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Vaccines are the latest battleground for doctors on social media



Valerie Fitzhugh has watched the news a lot more over the past four years, certainly more than she remembers doing at any other point in her life. In the first months of the pandemic, she kept hearing one message, from news outlet to news outlet, that she couldn’t stop thinking about: there weren’t enough people of color, particularly Black people, participating in clinical trials for the wave of potentially life-saving vaccines for covid-19. So she signed up for one. 

Fitzhugh is a physician, and an Associate Professor of Pathology, Immunology, and Laboratory Medicine at Rutgers University. But participating in the trial felt like a different sort of calling. 

“I thought to myself, if I could shut in this moment, show people who look like me, that clinical trials are completely different things than the way my people were experimented on all those years ago,” she says. But as Fitzhugh watched all those news segments about the shortage of Black people in clinical trials, she understood why. Black Americans have been abused by the medical system for centuries. The Tuskegee study, a wildly unethical 40-year examination of the effects of untreated syphilis in Black men, only ended in 1972 after a leak to the media exposed the government-backed project. “For my dad, that’s in his lifetime,” she says. 

In mid-December, Fitzhugh tweeted about her experience in the trial, just as the first vaccines were rolling out to medical professionals across the country. Because she was participating in a double blind study, she does not yet know whether she received the vaccine or not. Her Twitter thread on her experience got thousands of retweets, and tens of thousands of likes. 

By the time she tweeted, Fitzhugh had received two injections, either of a placebo or a vaccine. The first shot was easy. After the second, she had a few side effects that are common for the vaccine. She talked about those too. 

“I posted it because I wanted to do the right thing,” Fitzhugh says. “I thought it was important. ‘Cause there was a lot out there about ‘it’s too fast, it’s rushed.’ And I just wanted people to understand that the process occurred as it normally would. Yes, it was faster because they threw $10 billion at it to get this vaccine going.”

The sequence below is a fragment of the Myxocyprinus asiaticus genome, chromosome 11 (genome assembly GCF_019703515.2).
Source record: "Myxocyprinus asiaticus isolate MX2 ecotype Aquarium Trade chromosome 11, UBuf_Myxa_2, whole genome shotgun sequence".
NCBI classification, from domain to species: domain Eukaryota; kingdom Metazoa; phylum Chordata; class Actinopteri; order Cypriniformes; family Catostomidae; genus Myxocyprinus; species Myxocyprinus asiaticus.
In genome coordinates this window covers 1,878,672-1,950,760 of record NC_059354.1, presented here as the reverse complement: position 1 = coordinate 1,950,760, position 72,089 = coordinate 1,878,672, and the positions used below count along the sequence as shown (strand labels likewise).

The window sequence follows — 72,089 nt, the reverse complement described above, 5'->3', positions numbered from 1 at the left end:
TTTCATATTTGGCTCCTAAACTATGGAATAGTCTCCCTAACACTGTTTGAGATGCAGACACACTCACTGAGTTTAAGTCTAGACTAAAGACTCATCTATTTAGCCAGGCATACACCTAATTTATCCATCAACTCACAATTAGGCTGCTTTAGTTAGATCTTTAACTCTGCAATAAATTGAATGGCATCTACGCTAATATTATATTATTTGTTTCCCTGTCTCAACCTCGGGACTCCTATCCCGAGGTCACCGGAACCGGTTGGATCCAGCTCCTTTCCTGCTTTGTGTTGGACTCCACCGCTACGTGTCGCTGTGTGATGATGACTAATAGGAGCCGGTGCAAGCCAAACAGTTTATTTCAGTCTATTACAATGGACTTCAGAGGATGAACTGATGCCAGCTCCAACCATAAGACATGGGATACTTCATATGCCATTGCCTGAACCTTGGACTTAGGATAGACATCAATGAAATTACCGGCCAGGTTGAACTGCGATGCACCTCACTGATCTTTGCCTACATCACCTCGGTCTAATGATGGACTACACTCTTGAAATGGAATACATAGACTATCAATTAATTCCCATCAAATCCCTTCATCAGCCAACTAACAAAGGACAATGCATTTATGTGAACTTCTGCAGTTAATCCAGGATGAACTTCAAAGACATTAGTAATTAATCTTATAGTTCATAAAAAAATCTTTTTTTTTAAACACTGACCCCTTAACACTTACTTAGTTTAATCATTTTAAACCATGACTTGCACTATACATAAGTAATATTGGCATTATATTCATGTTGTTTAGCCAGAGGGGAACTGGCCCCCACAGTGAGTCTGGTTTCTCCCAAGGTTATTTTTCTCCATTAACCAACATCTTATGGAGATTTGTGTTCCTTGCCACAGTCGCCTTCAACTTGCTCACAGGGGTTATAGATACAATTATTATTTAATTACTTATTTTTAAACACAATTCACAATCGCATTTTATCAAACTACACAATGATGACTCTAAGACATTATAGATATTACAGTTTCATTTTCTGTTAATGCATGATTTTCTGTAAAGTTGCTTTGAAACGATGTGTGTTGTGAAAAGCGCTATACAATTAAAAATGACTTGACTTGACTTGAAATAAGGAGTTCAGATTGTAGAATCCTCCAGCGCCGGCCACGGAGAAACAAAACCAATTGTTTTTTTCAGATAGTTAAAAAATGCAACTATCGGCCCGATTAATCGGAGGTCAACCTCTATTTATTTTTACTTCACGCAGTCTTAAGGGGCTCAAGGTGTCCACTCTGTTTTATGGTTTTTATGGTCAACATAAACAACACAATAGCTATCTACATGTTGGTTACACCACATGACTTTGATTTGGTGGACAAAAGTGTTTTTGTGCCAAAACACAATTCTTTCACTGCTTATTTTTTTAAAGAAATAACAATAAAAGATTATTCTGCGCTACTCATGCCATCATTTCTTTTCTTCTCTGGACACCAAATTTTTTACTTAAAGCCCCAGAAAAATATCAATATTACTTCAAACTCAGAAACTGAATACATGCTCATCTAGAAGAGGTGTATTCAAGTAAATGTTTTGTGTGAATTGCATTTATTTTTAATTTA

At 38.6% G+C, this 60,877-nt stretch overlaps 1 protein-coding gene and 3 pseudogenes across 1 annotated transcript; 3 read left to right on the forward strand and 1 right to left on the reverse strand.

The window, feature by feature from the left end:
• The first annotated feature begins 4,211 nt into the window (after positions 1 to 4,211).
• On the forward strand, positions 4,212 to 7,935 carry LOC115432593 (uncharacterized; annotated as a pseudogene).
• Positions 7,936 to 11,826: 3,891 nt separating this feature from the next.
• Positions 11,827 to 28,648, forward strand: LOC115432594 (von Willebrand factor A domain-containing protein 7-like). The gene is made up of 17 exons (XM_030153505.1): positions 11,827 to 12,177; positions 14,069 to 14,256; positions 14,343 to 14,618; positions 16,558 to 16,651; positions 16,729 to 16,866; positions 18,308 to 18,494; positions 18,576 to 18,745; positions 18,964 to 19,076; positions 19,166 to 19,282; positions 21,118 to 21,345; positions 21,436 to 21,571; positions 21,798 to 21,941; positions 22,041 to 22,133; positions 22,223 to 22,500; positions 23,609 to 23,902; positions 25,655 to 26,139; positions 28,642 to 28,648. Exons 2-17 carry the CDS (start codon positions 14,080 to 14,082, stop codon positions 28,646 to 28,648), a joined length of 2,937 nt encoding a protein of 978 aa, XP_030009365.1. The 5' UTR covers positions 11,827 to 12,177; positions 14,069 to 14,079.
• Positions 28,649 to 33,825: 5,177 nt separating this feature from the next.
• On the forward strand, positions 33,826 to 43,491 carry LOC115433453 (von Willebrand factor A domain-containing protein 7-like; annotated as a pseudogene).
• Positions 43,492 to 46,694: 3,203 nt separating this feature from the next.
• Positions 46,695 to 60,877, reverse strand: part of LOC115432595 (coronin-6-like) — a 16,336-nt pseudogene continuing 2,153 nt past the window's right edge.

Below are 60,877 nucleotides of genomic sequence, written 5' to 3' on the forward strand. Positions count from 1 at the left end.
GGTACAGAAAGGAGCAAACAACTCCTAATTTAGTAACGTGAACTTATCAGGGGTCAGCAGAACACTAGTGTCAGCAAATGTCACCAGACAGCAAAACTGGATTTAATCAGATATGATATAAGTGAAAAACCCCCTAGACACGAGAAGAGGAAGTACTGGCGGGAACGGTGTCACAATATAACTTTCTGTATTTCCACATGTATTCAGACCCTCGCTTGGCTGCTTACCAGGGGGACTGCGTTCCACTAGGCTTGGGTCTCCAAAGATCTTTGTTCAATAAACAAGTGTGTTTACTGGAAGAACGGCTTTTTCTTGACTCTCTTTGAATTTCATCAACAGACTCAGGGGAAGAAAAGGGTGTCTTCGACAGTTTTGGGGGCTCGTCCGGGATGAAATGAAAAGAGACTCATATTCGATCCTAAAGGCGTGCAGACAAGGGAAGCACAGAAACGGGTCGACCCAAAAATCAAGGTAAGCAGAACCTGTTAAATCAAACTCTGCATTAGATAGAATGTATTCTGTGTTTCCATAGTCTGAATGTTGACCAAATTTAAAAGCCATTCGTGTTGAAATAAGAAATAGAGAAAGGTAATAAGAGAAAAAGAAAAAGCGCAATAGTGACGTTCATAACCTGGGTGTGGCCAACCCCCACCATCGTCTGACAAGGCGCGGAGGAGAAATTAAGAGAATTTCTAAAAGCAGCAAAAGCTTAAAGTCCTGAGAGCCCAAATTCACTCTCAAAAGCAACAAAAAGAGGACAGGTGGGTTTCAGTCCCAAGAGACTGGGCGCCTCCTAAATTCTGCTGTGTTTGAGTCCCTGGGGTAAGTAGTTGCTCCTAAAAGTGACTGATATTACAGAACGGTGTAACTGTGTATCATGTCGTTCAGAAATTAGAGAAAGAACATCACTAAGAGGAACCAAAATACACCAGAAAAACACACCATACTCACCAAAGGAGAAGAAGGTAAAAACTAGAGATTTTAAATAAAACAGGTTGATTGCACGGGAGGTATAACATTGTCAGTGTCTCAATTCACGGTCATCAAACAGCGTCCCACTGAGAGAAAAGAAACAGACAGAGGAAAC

The idea of doctors who have influence on social media wasn’t created by the pandemic, but it certainly helped them find an audience. Doctor-influencers rose in prominence first as people scrambled to understand the scary new virus spreading across the world, then to combat the rampant misinformation about that virus. Now, doctors, nurses, and other medical professionals across the internet are documenting and discussing their own experiences taking the vaccine. 

Creators in the medical profession have chronicled their experiences with the vaccine shots in real time across social media. Madeline Dann, an emergency room doctor in the UK known as @MaddyLucyDann on TikTok, talked about getting the vaccine in a series of videos that have gained hundreds of thousands of views, taking the platform’s young audience through her experience after the first shot. 

“I’m feeling fine. Arm’s a little bit achy, just feels like a bruise,” she said in one update, a day after getting the vaccine.  “It hurts when I poke it so I’ve stopped poking it.” 

“I’ve actually been very effective and efficient this morning — I’ve dropped my car off for MOT/Service and I made eggy bread!,” she said, joking, “Side effect of the vaccine is eggy bread.”

“Vaccine hesitancy is more of a spectrum”

Stories like this can be effective in helping people who are on the fence about a vaccine feel more confident that it is safe, say experts in online vaccine misinformation.

“I can’t even tell you how many I’ve seen in my feed, of physicians posting videos of their shots,” said Renee DiResta, a researcher with the Stanford Internet Observatory who studies health disinformation.

For a long time, anti-vaccine misinformation pushers have used anecdotes to back up false claims about vaccine harm and safety: YouTube videos of mothers discussing how they believe a vaccine had harmed their child, for instance, or personal stories of conversion by medical professionals who, having left science-based medicine behind, now make careers by selling information that, they claim, the medical industry doesn’t want you to know.